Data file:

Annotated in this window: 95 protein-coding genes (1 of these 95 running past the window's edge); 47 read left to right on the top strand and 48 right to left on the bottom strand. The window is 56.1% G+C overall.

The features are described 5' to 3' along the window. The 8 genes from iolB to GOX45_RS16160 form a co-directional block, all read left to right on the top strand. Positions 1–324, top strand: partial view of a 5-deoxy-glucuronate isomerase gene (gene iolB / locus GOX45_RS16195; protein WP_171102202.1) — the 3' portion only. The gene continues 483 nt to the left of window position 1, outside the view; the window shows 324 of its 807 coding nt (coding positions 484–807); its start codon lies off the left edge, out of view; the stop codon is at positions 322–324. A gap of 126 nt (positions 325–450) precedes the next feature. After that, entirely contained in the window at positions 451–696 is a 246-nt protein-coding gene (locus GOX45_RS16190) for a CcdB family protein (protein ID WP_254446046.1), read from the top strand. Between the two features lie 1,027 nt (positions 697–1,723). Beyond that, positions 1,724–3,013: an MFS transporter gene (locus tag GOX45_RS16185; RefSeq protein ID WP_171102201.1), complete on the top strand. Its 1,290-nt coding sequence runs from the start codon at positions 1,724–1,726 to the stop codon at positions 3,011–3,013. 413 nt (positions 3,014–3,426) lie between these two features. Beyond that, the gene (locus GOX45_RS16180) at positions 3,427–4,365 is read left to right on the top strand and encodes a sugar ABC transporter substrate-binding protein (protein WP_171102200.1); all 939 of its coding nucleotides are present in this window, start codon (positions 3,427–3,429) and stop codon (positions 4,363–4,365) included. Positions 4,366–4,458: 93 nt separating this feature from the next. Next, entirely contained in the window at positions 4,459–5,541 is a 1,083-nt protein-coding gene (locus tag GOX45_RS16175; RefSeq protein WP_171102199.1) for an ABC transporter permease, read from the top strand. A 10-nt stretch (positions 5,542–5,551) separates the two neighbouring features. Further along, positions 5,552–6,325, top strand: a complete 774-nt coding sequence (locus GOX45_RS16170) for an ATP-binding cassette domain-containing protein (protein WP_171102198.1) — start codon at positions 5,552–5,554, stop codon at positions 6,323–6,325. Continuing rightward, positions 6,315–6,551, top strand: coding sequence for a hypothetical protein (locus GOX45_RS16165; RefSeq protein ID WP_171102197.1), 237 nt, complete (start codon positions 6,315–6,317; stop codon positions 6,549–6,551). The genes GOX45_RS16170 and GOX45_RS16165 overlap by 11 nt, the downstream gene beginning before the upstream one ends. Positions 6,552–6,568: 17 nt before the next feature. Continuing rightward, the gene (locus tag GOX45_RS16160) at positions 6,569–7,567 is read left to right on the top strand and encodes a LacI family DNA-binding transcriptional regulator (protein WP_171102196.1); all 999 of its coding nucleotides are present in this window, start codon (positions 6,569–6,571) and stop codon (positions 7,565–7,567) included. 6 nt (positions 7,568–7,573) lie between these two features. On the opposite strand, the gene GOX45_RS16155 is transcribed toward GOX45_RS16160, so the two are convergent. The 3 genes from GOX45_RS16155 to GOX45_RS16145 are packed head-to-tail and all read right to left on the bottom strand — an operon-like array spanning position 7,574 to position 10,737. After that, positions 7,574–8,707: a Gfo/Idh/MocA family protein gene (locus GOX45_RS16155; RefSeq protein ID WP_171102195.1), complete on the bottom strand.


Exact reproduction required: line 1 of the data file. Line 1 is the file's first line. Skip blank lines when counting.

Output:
Annotated in this window: 95 protein-coding genes (1 of these 95 running past the window's edge); 47 read left to right on the top strand and 48 right to left on the bottom strand. The window is 56.1% G+C overall.